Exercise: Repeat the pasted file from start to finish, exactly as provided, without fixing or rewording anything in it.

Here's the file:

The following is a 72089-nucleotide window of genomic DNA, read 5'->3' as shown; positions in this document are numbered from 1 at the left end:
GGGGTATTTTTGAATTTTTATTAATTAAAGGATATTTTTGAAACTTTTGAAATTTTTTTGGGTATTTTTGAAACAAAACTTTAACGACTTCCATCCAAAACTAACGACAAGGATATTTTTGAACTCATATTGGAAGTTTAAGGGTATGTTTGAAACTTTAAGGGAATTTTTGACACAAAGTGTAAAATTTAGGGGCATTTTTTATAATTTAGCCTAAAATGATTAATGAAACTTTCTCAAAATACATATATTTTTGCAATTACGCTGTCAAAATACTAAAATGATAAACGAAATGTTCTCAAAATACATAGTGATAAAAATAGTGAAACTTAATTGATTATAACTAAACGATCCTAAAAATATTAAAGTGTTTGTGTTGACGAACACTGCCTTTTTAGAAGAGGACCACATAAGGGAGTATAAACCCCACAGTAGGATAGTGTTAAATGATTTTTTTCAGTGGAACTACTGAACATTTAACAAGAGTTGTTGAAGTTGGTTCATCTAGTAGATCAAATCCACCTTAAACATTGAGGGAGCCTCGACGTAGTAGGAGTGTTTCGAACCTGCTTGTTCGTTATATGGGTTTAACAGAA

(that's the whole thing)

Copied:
The following is a 72089-nucleotide window of genomic DNA, read 5'->3' as shown; positions in this document are numbered from 1 at the left end:
GGGGTATTTTTGAATTTTTATTAATTAAAGGATATTTTTGAAACTTTTGAAATTTTTTTGGGTATTTTTGAAACAAAACTTTAACGACTTCCATCCAAAACTAACGACAAGGATATTTTTGAACTCATATTGGAAGTTTAAGGGTATGTTTGAAACTTTAAGGGAATTTTTGACACAAAGTGTAAAATTTAGGGGCATTTTTTATAATTTAGCCTAAAATGATTAATGAAACTTTCTCAAAATACATATATTTTTGCAATTACGCTGTCAAAATACTAAAATGATAAACGAAATGTTCTCAAAATACATAGTGATAAAAATAGTGAAACTTAATTGATTATAACTAAACGATCCTAAAAATATTAAAGTGTTTGTGTTGACGAACACTGCCTTTTTAGAAGAGGACCACATAAGGGAGTATAAACCCCACAGTAGGATAGTGTTAAATGATTTTTTTCAGTGGAACTACTGAACATTTAACAAGAGTTGTTGAAGTTGGTTCATCTAGTAGATCAAATCCACCTTAAACATTGAGGGAGCCTCGACGTAGTAGGAGTGTTTCGAACCTGCTTGTTCGTTATATGGGTTTAACAGAA